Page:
A fair reckoning


It has been some months since my last column. I took some time off to reflect and digest what has happened to our country over the past few months. My only hope is that next year will be better than the last two years for all of us.

The floods that ravaged Selangor and other states in Peninsular Malaysia are a wake-up call for us that climate change is a real challenge. We also need to ensure our drainage system is efficient and capable of coping with extreme weather conditions. But most importantly, we need our leaders to recognise that selfies and cheeky posts are not what people need. Malaysia needs leadership, and it is the collective responsibility of the government.

Now, this brings me to a book written by Romen Bose titled “Final Reckoning: an insider’s view of the fall of Malaysia’s Barisan Nasional Government”.

In early 2009, I was asked to attend a gathering with some journalists and activists in Mid Valley Mall. The same meeting was attended by Romen Bose, a journalist with Agence France-Presse (AFP). We happened to be seated next to one another and immediately we hit it off. Romen was a history buff like me, and he wrote books on World War II. All of which was very exciting.

Some months later, I was appointed as special officer to Tan Sri Dr Koh Tsu Koon, then Minister in the Prime Minister's Department.

About two months into my appointment, I received a call from Romen, who sounded rather concerned and agitated. If I recall his words correctly, "do not ask me much but please delete all your anti-BN posts on Facebook because PMO is not happy with you." I tried to ask more, but Romen, a journalist, knew when to be verbose and cagey.

I dutifully did so though I felt it was not fair to me because my views in university, which were naturally anti-Barisan Nasional, should not disqualify me from serving in government. If at all, it was up to Barisan to “convert” people like me if it were to restore its political fortunes.

Some years later, Romen finally told me that certain officers of the then-Prime Minister felt I was a BINO – Barisan in name only and a plant of the opposition. I was quite flattered that I was seen as capable of such things. Alas, life went on, and I enjoyed my first stint in government.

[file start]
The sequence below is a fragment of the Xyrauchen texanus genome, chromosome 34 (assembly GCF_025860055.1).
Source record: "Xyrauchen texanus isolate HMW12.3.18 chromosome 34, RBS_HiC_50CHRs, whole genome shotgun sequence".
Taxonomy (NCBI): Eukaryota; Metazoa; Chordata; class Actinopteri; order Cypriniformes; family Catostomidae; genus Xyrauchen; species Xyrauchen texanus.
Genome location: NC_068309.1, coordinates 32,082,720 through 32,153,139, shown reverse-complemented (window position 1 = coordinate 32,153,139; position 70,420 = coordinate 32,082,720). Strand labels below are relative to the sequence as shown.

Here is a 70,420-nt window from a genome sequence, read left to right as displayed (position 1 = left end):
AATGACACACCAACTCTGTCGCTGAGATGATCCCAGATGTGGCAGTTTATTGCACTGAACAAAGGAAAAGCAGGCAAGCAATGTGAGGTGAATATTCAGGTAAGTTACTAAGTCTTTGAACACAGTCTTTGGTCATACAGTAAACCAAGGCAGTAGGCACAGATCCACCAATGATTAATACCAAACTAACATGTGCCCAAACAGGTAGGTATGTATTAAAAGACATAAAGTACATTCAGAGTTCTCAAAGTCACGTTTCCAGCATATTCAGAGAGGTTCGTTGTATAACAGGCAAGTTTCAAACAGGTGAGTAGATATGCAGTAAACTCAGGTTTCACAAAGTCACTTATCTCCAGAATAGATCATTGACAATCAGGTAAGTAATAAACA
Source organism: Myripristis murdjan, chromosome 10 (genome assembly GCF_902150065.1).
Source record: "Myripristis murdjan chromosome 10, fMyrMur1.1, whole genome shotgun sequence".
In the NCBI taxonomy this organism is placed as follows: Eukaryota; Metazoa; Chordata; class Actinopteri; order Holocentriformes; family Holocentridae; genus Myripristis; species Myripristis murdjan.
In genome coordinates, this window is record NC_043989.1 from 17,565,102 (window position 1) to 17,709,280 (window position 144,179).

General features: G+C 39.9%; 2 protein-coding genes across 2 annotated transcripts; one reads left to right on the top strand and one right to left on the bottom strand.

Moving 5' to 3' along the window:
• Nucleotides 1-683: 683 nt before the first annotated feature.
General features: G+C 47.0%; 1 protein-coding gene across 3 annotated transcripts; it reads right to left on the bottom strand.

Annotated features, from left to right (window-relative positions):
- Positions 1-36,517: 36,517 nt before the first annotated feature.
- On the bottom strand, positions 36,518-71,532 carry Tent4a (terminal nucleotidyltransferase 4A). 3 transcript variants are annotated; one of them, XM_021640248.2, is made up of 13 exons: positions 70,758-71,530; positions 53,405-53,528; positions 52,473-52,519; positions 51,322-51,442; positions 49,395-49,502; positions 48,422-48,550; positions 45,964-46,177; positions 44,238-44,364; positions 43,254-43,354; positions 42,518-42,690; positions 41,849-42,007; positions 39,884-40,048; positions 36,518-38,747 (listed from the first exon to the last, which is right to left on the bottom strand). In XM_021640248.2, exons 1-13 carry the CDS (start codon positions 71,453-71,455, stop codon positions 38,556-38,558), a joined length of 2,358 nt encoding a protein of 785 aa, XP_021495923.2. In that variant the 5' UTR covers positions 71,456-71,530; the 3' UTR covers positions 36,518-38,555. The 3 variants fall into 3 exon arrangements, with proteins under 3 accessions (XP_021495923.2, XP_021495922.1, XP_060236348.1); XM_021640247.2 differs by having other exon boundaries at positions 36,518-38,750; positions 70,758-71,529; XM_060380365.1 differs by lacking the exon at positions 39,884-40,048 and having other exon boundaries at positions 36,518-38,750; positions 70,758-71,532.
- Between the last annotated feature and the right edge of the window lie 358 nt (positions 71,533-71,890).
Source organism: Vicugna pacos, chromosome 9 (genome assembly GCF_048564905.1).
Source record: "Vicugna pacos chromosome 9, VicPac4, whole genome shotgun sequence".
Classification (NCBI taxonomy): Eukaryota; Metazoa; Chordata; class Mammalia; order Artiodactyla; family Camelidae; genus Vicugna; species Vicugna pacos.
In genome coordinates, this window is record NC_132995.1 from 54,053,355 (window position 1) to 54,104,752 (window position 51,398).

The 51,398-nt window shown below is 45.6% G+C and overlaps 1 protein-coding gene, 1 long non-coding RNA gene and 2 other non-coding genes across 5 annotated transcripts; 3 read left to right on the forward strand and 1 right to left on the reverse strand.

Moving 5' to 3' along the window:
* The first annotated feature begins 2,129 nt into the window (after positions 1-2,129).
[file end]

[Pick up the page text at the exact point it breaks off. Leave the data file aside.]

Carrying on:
Last week, I received a copy of Romen’s book, and I was gripped by it as it is a page-turner. It is a riveting, frank, and honest account of what transpired in government, and despite being political secretary to a cabinet minister during Datuk Seri Najib Razak’s administration, there was a lot that I only knew after reading the book.

I think it is important for Malaysians to understand the inner workings of government and to understand how decisions were made in government.

Romen tried his best to help us understand the decision-making process at the upper echelons of power tempered by the political, economic, geopolitical and social imperatives.

Government is a messy business, and it is even messier now because there is no central unifying figure for the various parties to coalesce around. Najib offered that stability during his nine years in power, for better or worse.

At the same time, Romen exposes the weaknesses in Najib’s inner circle, from supercilious staff to commercially driven advisors and self-absorbed political allies; it lays bare the challenges faced to turn around an already failing political system.

At the same time, there are also success stories that Romen recounts in respect of managing global crises and expanding the economic pie for all Malaysians.

I, for one, regret that we did not do more to convince Najib that the 1MDB scandal was a real issue on the ground and people were upset with what happened.

But the culture of sycophancy, as evidenced by Romen’s writing, was very strong early in the Najib administration, and it was difficult to "go against the trend."

Najib’s officers, many of whom deserted him after the election loss, made every attempt to ensure only the “good news” reached his ears.

I recall, vividly, one of the meetings with political secretaries after the Kuala Kangsar and Sg Besar by-elections in 2016. I was admonished for saying that Barisan ignored the 1MDB scandal at its peril.

At that time, certain quarters in Barisan advocated for "Malay consolidation" and worked with PAS to take away Pakatan Harapan’s Malay votes. That strategy worked in the twin by-elections of June 2016. Barisan’s big win despite the headwinds of the 1MDB scandal emboldened Najib and the Barisan leadership. Also, many in Barisan felt that Tun Dr Mahathir Mohamad's rhetoric on 1MDB did not sway voters. However, they were proven wrong on the night of May 9, 2018.

In hindsight, Romen’s book serves as a personal reckoning for me, and I believe, many others who were part of Najib's administration. It is a reminder that we should have done more to speak truth to power.

I believe the component parties of Barisan should have done more to tell the government leadership that all was not well in the country.

But at the same time, despite all that happened with 1MDB, under Najib's leadership the economy grew. He made tough economic decisions on implementing GST, reducing Malaysia's dependence on petrol revenue, and reducing the budget deficit.

At the same time, the growth of transportation links and infrastructure was a priority for him, including giving Sabah and Sarawak a better deal, were high points as well.

As Romen concludes, we may not have seen the end of Najib, and history is generally kinder as it was to Richard Nixon.

Finally, I wish all of you a very happy new year!

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Romen Bose , Barisan Nasional , Najib Razak , 1MDB

Ivanpal Singh Grewal

Ivanpal Singh Grewal

Ivanpal Singh Grewal is an Advocate & Solicitor. He was formerly Political Secretary to the Minister of Plantation Industries & Commodities.

   

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